4. Raise Awareness

WOBs are working to promote gender diversity in the industry at large. Aria Logistics President Arelis Gutierrez is helping to break barriers and highlight the need for diversity by exhibiting at conferences, attending networking events and joining organizations representing woman-owned businesses. AGT Global Logistics President and Founder Angela Eliacostas served as WIT’s Influential Woman in Trucking throughout 2019, helping to raise awareness for the organization and its mission. AGT will represent supply chain businesses for an upcoming PBS special and be featured on Lifetime Channel’s “The Balancing Act with Montel Williams.” Jennifer Mead, President of S-2international, was recently featured in an article in SAMA’s magazine highlighting her 28-year career path in a male-dominated transportation industry.

5. Give Back

The WOB’s on this year’s list share a commitment to social responsibility. A dedicated member of the Transportation Intermediaries Association for nearly two decades, Kristy Knichel strongly believes in the importance of bringing a woman’s perspective to the table. Last April, she was elected to TIA Board of Directors as Intermodal Logistics Chair. Tru-Pak’s CEO Allyson Siegel strives to partner with like-minded businesses, serve as a community resource, and give back to others. After partnering with a national corporation planning to close multiple offices, she recently was able to provide furniture to more than 50 underfunded organizations. Giving back is also important to Jennifer Behnke at United Federal Logistics. She makes it a priority to donate to local non-profits and invests in the next generation by speaking to local high school students about entrepreneurship and the value of blue-collar industry.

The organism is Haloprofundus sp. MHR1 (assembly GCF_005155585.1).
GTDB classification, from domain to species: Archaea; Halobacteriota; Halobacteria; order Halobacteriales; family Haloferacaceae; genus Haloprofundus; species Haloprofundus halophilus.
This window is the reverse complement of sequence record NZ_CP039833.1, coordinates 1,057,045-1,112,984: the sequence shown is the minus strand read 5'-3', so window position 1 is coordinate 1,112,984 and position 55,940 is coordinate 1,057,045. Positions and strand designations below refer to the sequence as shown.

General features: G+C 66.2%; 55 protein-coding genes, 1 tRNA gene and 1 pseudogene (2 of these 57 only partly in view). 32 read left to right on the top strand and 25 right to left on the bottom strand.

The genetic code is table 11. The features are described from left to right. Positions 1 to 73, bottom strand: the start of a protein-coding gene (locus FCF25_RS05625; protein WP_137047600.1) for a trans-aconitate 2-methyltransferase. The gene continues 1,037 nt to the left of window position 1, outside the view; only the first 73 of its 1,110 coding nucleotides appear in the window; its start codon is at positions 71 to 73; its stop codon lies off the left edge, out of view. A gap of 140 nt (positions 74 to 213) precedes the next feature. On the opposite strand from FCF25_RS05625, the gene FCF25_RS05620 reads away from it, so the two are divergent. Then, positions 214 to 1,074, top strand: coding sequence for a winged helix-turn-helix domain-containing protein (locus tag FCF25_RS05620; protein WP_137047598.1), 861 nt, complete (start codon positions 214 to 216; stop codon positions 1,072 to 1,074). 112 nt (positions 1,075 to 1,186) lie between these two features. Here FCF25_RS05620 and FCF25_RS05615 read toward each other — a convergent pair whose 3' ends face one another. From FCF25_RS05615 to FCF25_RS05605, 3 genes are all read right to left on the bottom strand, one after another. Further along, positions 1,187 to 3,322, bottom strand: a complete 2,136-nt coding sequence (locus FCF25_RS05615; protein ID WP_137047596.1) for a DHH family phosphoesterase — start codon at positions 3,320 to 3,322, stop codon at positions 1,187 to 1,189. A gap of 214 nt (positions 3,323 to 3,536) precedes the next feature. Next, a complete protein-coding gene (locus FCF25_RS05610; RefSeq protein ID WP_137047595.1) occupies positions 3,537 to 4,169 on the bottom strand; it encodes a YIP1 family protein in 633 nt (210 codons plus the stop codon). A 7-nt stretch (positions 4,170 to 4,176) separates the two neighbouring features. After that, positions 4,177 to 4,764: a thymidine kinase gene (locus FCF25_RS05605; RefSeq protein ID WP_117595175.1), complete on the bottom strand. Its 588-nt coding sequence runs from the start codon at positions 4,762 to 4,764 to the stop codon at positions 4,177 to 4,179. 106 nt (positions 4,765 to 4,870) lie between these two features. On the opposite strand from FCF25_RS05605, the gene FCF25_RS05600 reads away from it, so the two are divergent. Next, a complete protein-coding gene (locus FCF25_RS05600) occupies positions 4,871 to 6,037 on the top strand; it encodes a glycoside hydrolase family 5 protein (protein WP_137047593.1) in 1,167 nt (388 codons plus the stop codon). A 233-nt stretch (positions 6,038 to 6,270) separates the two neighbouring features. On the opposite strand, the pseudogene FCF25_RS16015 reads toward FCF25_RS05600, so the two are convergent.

These are just a few of the best practices that are helping the 2020 Top Woman-Owned Businesses to stand out. By following their lead, other female business owners also can chart their own path forward and help to make the transportation industry a better place.

This article was originally featured in Edition 2 of 2020 in our official magazine, Redefining The Road


Like this kind of content? As a member of the Women In Trucking Association, stay on top of emerging trends and business issues impacting transportation, logistics, and supply chain operations, learn the importance of gender diversity in the workplace and the need for more women drivers, and see best practices in encouraging the employment of women in the trucking industry. Learn More

Topics:LeadershipProfessional DevelopmentRedefining The Road Magazine

About Women In Trucking

The Women In Trucking Association is a non-profit organization with the mission to encourage the employment of women in the trucking industry, promote their accomplishments, and minimize obstacles faced by women working in the industry.

Disclaimer: The views and opinions expressed in articles within the WIT Blog are those of the authors/submitters and do not necessarily reflect the views or positions of the Women In Trucking Association.